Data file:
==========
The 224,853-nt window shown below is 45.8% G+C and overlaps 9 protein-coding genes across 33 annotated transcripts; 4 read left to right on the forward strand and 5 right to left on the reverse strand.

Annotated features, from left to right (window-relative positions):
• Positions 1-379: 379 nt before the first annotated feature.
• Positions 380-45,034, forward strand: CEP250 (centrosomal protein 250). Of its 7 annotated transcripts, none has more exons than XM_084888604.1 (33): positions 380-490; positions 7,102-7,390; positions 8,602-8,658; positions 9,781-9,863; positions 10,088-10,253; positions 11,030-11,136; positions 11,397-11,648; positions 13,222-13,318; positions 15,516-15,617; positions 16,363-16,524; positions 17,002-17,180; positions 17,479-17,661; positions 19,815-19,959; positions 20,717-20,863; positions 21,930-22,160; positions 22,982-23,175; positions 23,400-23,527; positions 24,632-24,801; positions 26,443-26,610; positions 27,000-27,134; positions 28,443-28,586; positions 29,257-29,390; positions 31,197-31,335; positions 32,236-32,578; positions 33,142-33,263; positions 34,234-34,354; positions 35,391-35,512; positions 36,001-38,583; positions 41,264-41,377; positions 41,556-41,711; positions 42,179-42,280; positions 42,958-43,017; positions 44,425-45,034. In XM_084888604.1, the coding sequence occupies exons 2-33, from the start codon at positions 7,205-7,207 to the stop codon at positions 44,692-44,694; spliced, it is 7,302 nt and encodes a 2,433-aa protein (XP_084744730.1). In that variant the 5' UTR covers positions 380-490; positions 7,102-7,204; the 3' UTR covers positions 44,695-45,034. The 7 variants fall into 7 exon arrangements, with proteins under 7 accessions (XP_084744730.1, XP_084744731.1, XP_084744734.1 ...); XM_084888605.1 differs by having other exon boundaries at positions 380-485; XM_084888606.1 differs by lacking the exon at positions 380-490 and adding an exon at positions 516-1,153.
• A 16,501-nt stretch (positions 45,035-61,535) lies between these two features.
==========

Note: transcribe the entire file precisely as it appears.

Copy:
The 224,853-nt window shown below is 45.8% G+C and overlaps 9 protein-coding genes across 33 annotated transcripts; 4 read left to right on the forward strand and 5 right to left on the reverse strand.

Annotated features, from left to right (window-relative positions):
• Positions 1-379: 379 nt before the first annotated feature.
• Positions 380-45,034, forward strand: CEP250 (centrosomal protein 250). Of its 7 annotated transcripts, none has more exons than XM_084888604.1 (33): positions 380-490; positions 7,102-7,390; positions 8,602-8,658; positions 9,781-9,863; positions 10,088-10,253; positions 11,030-11,136; positions 11,397-11,648; positions 13,222-13,318; positions 15,516-15,617; positions 16,363-16,524; positions 17,002-17,180; positions 17,479-17,661; positions 19,815-19,959; positions 20,717-20,863; positions 21,930-22,160; positions 22,982-23,175; positions 23,400-23,527; positions 24,632-24,801; positions 26,443-26,610; positions 27,000-27,134; positions 28,443-28,586; positions 29,257-29,390; positions 31,197-31,335; positions 32,236-32,578; positions 33,142-33,263; positions 34,234-34,354; positions 35,391-35,512; positions 36,001-38,583; positions 41,264-41,377; positions 41,556-41,711; positions 42,179-42,280; positions 42,958-43,017; positions 44,425-45,034. In XM_084888604.1, the coding sequence occupies exons 2-33, from the start codon at positions 7,205-7,207 to the stop codon at positions 44,692-44,694; spliced, it is 7,302 nt and encodes a 2,433-aa protein (XP_084744730.1). In that variant the 5' UTR covers positions 380-490; positions 7,102-7,204; the 3' UTR covers positions 44,695-45,034. The 7 variants fall into 7 exon arrangements, with proteins under 7 accessions (XP_084744730.1, XP_084744731.1, XP_084744734.1 ...); XM_084888605.1 differs by having other exon boundaries at positions 380-485; XM_084888606.1 differs by lacking the exon at positions 380-490 and adding an exon at positions 516-1,153.
• A 16,501-nt stretch (positions 45,035-61,535) lies between these two features.